9 June 2010
Fact Sheet on the new UN Security Council Sanctions on Iran, June 9, 2010
The White House
Office of the Press Secretary
For Immediate Release
Earlier today, in response to Iran’s continued refusal to comply with its international obligations regarding its nuclear program, the United Nations Security Council adopted Resolution 1929, imposing a strong, broad-based new set of sanctions on Iran.
Resolution 1929 increases the cost to Iran's leadership of their continued defiance of the international community, and aims to persuade Iran that it is in its interest to peacefully resolve concerns about its nuclear program. The Resolution builds on three previous rounds of UN sanctions on Iran by strengthening and expanding existing measures and breaking ground in several new areas. It is a clear and strong response to Iran's refusal to address international concerns over its nuclear program.
This resolution complements our diplomatic efforts to engage Iran. We will continue to work with our international partners to forge a peaceful solution. The United States remains open to dialogue, but Iran must live up to its obligations and clearly demonstrate to the international community the peaceful nature of its nuclear activities.
These sanctions have been carefully designed to target those individuals and entities that are most responsible for Iran's nuclear program. They are not intended to hurt the people of Iran.
What does the resolution do?
The resolution restates the Security Council's longstanding demand that Iran's suspend its enrichment program and other proscribed nuclear activities. It also highlights and clarifies Iran's existing obligations to accept and facilitate the implementation of rigorous international safeguards on its nuclear program.
The resolution imposes a series of new sanctions that will increase the cost to Iran's leaders of their current irresponsible policies. These measures include:
Ban on Iranian certain nuclear and missile investment abroad . Iran is prohibited from investing in sensitive nuclear activities abroad, like uranium enrichment and reprocessing activities, where it could acquire nuclear technology and know-how, as well as activities involving ballistic missiles capable of delivering nuclear weapons. The ban also applies to investment in uranium mining.
Conventional arms ban . States are prohibited from selling or in any way transferring to Iran eight broad categories of heavy weapons (battle tanks, armored combat vehicles, large caliber artillery systems, combat aircraft, attack helicopters, warships, missiles or missile systems). States are similarly prohibited from providing technical or financial assistance for such systems, or spare parts. States are also to exercise vigilance and restraint in supplying any other arms or related materiel to Iran.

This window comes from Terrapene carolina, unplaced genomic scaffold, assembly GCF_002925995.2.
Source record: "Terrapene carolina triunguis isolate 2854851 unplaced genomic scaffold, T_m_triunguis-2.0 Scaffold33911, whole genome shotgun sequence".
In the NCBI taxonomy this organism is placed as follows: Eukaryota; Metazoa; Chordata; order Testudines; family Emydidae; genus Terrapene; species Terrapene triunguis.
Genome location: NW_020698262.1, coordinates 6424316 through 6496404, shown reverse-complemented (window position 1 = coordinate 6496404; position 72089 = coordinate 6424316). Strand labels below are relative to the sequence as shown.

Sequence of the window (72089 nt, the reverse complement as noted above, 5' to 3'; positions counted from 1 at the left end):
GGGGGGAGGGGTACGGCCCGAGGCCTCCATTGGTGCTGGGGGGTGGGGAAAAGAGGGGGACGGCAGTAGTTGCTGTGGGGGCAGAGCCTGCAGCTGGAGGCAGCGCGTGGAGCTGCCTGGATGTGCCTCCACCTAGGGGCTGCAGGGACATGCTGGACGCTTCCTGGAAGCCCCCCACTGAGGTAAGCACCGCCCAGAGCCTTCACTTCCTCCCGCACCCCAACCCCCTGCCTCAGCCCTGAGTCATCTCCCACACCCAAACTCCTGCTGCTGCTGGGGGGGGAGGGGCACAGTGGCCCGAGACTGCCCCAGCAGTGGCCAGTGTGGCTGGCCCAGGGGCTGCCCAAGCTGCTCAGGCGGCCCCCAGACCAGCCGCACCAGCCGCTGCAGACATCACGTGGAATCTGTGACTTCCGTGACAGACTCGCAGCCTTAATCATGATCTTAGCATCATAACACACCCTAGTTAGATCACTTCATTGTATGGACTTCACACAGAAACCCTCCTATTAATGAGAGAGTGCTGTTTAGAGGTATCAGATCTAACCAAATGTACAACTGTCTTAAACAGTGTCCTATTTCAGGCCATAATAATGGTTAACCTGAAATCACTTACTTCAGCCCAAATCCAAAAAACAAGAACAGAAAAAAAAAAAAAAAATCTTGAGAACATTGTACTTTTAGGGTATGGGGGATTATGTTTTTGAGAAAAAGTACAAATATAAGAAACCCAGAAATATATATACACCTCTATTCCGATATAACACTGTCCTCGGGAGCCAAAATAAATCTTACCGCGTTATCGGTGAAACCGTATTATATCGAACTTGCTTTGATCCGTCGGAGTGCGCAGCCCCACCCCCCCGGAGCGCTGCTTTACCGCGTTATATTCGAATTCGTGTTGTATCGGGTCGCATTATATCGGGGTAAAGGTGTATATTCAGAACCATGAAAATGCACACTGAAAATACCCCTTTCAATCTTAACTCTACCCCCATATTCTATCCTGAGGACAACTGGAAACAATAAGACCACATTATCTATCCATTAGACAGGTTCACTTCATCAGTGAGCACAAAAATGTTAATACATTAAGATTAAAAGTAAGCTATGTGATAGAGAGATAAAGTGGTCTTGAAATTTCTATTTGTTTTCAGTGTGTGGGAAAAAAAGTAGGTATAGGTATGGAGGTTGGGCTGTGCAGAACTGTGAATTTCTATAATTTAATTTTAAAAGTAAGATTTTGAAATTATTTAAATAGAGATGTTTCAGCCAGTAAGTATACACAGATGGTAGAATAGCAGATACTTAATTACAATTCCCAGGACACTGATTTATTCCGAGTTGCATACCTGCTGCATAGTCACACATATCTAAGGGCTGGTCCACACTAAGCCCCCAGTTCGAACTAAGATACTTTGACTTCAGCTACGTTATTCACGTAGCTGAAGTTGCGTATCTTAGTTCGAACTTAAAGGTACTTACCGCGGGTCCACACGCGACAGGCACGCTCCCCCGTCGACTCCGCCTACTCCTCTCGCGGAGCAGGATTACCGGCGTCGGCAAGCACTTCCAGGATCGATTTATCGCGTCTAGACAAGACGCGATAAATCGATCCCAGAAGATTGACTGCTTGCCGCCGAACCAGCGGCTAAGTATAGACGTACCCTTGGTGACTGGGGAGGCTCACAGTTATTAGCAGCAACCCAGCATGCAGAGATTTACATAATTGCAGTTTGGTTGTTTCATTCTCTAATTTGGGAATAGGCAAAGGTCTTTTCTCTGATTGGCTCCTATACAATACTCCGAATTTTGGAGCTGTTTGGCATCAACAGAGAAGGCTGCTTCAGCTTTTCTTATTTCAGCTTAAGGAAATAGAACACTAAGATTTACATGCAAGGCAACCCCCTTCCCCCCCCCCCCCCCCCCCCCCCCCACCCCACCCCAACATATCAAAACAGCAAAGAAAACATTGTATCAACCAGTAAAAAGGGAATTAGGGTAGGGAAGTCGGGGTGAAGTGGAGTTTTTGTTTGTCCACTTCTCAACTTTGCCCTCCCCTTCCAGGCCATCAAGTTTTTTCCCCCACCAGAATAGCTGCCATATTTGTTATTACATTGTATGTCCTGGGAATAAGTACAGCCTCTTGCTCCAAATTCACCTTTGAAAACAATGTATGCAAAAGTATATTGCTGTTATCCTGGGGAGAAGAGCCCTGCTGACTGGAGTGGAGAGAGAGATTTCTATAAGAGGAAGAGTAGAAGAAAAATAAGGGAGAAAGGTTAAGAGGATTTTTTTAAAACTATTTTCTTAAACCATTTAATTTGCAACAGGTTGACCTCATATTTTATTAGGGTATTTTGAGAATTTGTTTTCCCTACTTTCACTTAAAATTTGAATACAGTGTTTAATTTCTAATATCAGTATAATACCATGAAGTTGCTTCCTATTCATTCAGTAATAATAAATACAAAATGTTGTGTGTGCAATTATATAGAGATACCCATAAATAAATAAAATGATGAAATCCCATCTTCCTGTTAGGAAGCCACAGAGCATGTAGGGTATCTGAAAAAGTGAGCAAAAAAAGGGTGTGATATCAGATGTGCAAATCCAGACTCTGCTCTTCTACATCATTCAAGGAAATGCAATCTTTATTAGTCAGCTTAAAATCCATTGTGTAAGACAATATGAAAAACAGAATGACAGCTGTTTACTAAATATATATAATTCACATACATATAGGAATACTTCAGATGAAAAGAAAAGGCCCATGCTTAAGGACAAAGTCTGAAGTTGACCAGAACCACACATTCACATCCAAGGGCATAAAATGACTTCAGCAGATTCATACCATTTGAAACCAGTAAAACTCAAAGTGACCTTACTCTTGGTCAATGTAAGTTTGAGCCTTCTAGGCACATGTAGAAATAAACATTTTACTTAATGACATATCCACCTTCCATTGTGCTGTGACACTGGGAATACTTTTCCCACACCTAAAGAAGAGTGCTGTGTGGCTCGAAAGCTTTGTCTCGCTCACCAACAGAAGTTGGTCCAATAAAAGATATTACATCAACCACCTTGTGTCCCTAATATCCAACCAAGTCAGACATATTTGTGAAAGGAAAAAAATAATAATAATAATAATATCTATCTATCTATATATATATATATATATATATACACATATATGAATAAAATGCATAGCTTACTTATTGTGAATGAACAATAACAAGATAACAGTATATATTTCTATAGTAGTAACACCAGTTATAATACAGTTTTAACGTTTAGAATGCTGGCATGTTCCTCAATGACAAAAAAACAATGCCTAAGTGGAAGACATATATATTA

New cargo inspection framework . Iran is subject to a new regime for inspection of suspicious cargo to detect and stop Iran's smuggling. States should inspect any vessel on their territory suspected of carrying prohibited cargo, including banned conventional arms or sensitive nuclear or missile items. States are also expected to cooperate in such inspections on the high seas.
Measures to restrict the Islamic Republic of Iran Shipping Lines (IRISL) and Iran Air's cargo division . States must require their nationals to exercise vigilance over IRISL, a known sanctions violator. Three IRISL-related companies will have their assets frozen. States are requested to report any information on activities by IRISL and Iran's Air's cargo division to evade sanctions, including by renaming vessels.
Vigilance over all Iran's companies . States are required to ensure their nationals exercise vigilance when doing business with any Iranian firm, including IRGC and IRISL, to make sure such business does not contribute to Iran's proliferation.
New banking measures . States are called upon to prohibit on their territories new banking relationships with Iran, including the opening of any new branches of Iranian banks, joint ventures and correspondent banking relationships, if there is a suspected link to proliferation. States also should prohibit their own financial institutions from opening branches in Iran if there is a suspected link to proliferation.
In addition to imposing these sanctions, the resolution highlights the potential linkage between Iran's energy sector revenues and procurement and its nuclear activities and proliferation. It also stresses the need to exercise vigilance over all Iranian banks -- specifically including the Central Bank of Iran -- to prevent proliferation-related transactions.
The resolution reaffirms the international community's willingness to resolve international concerns over Iran's nuclear program through negotiations, while laying out the steps that Iran must take to restore international confidence in its nuclear program, thereby allowing for the suspension or termination of these sanctions.